"City streets in China, once dominated by bicycles, have been rebuilt to accommodate cars. There has been a demolition and reconstruction of the old urban centres of most Chinese cities, to create highways, ring roads and overpasses. This has happened in other times and places, but the speed and scale of the transformation of Chinese cities is unprecedented," says Notar.
China has the fastest-growing luxury car market in the world. BMW sales in China jumped 62 per cent in 2011, and BMW has been opening a dealership there almost daily. Lamborghini sales have ‘skyrocketed’ 150 per cent. From the first to the third quarters of 2015, all German luxury cars sales in China outstripped those in the US.
As might be expected, China’s used car market has been growing as well. In 2014, over 6.05 million vehicles were traded. The majority (58 per cent) was sedans, accounting for 3.51 million vehicles, but SUVs, of which 200,000 were traded, are the fastest growing market.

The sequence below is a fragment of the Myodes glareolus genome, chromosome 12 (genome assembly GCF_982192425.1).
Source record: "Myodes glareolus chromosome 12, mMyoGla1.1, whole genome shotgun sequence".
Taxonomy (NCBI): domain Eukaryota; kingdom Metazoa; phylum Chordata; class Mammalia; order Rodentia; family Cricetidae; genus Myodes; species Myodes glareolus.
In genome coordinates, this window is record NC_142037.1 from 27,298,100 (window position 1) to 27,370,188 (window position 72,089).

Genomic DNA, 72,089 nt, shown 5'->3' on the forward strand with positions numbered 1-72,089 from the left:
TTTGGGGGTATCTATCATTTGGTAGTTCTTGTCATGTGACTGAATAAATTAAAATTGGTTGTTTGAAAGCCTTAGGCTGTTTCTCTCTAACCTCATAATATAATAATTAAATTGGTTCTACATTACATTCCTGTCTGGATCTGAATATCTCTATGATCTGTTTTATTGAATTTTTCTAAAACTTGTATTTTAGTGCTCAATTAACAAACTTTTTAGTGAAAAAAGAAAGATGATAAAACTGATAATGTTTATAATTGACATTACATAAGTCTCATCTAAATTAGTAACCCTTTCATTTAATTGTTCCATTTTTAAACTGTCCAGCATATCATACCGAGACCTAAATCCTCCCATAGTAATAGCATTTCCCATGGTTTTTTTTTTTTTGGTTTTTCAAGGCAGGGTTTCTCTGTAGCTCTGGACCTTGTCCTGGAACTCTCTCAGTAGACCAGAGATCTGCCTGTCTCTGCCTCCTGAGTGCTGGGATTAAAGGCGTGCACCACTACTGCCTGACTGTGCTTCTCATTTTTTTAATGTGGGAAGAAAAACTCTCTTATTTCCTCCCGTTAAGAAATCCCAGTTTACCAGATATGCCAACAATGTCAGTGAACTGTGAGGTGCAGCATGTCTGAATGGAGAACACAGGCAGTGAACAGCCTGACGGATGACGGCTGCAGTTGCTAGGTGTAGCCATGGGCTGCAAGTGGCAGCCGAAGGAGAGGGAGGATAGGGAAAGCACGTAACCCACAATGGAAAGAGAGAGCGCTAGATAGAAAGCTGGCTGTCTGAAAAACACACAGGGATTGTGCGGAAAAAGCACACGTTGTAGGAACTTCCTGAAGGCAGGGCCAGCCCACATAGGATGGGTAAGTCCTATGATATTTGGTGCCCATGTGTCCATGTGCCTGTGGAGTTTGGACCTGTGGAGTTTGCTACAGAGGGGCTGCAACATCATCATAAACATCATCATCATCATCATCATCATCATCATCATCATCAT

Shanghai-GM’s Wuling Hongguan MPV had astonishing sales in 2014: 750,000 vehicles. These are seven-seat ‘family vehicles’. Seven seats are just right for the current urban Chinese family: a single child, parents and two sets of grandparents (although Chinese urbanites are now allowed to have a second child).
Electric and hybrid car sales in China grew from 38,163 in 2014 to 136,733 in 2015 in total. There is evidence that the Chinese government is working to promote electric vehicles (EVs), electric scooters and electric bicycles (EV-2s). For example, Beijing currently limits licence plates for petrol powered cars to 20,000 per month, but there are no such limits for EVs. Still, this is only a tiny fraction of car sales in China.
China’s motorcycle production and consumption has had a parallel and similarly meteoric rise. China is the largest producer of motorcycles: 23 million were manufactured in 2013. However, over 200 Chinese cities currently have bans or restrictions on motorcycles, presumably to both give preference to cars and to try to manage traffic congestion.